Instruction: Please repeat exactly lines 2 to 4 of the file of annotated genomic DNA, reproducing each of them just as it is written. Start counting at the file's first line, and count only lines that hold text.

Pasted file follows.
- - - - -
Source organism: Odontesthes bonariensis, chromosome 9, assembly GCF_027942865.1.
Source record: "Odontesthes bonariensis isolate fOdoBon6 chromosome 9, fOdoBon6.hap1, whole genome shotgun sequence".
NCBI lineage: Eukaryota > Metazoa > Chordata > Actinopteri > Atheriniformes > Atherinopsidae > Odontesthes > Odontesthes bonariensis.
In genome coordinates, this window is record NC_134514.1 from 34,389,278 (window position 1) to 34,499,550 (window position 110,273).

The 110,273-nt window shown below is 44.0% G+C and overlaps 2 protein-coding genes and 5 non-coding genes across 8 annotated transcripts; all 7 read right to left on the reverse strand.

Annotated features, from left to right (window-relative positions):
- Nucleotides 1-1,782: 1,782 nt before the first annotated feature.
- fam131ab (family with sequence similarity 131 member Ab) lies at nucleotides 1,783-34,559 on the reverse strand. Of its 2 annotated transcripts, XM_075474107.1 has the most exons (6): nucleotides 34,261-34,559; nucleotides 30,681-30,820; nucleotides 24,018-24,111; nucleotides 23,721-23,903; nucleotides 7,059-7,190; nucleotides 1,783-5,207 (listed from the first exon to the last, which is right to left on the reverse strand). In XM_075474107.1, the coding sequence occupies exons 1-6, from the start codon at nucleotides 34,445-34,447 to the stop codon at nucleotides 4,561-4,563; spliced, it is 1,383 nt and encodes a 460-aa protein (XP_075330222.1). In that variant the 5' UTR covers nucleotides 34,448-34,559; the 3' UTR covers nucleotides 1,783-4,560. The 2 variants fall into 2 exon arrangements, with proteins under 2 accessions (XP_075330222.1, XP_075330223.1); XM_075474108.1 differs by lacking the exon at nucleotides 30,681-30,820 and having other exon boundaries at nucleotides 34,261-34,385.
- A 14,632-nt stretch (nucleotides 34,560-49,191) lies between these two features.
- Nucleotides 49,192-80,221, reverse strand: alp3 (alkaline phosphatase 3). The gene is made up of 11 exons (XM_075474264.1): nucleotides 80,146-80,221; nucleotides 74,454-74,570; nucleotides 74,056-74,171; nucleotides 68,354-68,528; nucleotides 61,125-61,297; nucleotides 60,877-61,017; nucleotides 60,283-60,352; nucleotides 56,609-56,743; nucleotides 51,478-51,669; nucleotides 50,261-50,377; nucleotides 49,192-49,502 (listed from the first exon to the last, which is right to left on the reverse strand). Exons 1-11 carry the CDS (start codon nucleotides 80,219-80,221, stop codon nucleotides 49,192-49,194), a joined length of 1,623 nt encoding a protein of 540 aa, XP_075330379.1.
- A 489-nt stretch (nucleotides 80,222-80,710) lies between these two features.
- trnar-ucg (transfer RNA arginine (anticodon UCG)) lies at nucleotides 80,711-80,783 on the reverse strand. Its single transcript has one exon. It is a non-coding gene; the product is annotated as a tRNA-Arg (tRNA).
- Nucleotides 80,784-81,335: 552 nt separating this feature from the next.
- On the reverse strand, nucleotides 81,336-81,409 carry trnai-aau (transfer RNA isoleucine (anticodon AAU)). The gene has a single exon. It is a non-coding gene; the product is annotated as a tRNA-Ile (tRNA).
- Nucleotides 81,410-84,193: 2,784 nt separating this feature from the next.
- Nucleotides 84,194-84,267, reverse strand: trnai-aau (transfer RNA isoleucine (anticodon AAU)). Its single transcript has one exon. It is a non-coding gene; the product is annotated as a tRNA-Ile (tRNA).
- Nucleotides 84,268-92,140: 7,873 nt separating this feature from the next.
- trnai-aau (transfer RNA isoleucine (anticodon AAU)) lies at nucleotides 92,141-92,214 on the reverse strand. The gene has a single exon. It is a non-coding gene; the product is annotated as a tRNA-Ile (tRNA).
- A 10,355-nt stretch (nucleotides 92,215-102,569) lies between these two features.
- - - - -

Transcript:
Source record: "Odontesthes bonariensis isolate fOdoBon6 chromosome 9, fOdoBon6.hap1, whole genome shotgun sequence".
NCBI lineage: Eukaryota > Metazoa > Chordata > Actinopteri > Atheriniformes > Atherinopsidae > Odontesthes > Odontesthes bonariensis.
In genome coordinates, this window is record NC_134514.1 from 34,389,278 (window position 1) to 34,499,550 (window position 110,273).